399. Steven Shavell, Economic Analysis of Property Law, 12/2002; subsequently published in Foundations of Economic Analysis of Law, (Cambridge, Massachusetts; London, England: Harvard University Press, 2004), 737 pp.
Abstract: This part deals with the basic elements of property law. I begin in chapter 7 by examining the fundamental question of what justifies the social institution of property, that is, the rationale for the rights that constitute what we commonly call ownership. I also discuss examples of the emergence of property rights.
Then I consider a number of important issues about property rights. In chapter 8, I inquire about the division of property rights (property rights may be divided contemporaneously, over time, and according to contingency). In chapter 9, I study a variety of issues about the acquisition and transfer of property, including the discovery of unowned or lost property, registration systems for transfer of property, and the transfer of property at death. In chapter 10, I investigate "externalities" and property -- problems concerning cooperation and conflict in the use of property, together with the resolution of such problems through bargaining and legal rules. In chapter 11, I discuss public property; here I address the question of why the state should own property, and also the manner of state acquisition of property through purchase or by the exercise of powers of eminent domain.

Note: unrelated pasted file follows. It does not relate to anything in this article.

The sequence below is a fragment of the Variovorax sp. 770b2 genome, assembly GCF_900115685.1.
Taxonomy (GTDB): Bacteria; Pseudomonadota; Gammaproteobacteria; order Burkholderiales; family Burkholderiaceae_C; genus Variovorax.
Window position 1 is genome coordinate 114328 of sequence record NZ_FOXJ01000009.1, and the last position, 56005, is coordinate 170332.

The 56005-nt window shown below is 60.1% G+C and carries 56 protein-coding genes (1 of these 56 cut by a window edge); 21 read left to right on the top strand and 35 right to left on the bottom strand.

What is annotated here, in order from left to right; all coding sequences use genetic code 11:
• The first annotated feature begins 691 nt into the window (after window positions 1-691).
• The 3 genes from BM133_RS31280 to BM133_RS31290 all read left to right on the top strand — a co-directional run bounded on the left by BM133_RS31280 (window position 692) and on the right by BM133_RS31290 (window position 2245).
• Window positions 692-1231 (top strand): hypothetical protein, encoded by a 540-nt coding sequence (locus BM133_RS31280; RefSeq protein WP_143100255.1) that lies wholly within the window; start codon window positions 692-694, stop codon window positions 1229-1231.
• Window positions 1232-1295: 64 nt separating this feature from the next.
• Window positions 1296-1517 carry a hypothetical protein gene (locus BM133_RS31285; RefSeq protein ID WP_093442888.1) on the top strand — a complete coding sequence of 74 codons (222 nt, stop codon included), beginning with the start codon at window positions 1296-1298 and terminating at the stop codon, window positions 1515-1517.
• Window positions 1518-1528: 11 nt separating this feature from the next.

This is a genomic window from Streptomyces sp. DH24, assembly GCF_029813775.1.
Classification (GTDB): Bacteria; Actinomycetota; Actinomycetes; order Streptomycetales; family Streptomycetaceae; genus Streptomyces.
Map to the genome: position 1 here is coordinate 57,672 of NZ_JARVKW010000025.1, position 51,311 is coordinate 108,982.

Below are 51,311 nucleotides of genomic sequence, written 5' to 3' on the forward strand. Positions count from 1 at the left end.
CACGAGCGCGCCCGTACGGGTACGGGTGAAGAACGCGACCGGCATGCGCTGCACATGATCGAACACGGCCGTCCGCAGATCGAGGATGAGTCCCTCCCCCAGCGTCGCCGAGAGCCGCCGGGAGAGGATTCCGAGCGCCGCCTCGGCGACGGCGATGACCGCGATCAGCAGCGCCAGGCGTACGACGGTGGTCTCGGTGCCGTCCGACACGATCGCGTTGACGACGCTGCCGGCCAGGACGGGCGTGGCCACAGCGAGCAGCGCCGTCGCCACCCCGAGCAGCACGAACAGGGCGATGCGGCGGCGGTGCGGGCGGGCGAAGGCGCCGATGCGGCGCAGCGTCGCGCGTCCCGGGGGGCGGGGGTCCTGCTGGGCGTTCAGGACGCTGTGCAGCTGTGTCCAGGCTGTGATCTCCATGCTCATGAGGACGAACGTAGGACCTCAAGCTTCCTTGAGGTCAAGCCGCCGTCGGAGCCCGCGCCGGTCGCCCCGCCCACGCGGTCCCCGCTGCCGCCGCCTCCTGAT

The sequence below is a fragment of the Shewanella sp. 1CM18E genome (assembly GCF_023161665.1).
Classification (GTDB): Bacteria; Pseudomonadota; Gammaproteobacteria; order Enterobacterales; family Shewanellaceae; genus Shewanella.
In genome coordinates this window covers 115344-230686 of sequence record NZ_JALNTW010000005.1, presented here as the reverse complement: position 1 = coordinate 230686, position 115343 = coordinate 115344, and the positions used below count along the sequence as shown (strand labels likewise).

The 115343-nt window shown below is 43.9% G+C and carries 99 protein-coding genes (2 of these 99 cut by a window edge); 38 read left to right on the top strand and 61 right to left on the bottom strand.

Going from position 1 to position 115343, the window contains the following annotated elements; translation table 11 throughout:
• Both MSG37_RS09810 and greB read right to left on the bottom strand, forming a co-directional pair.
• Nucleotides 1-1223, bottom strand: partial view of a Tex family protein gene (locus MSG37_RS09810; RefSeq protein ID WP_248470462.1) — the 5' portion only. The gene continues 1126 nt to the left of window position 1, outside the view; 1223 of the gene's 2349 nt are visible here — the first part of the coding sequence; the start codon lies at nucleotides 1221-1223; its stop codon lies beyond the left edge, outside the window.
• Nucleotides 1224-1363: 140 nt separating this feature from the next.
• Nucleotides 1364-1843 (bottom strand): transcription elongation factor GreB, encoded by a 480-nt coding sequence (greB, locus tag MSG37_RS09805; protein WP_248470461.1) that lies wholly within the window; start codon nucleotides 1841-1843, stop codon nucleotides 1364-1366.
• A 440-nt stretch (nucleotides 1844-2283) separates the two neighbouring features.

Finally, in chapter 12, I analyze the special topic of intellectual property.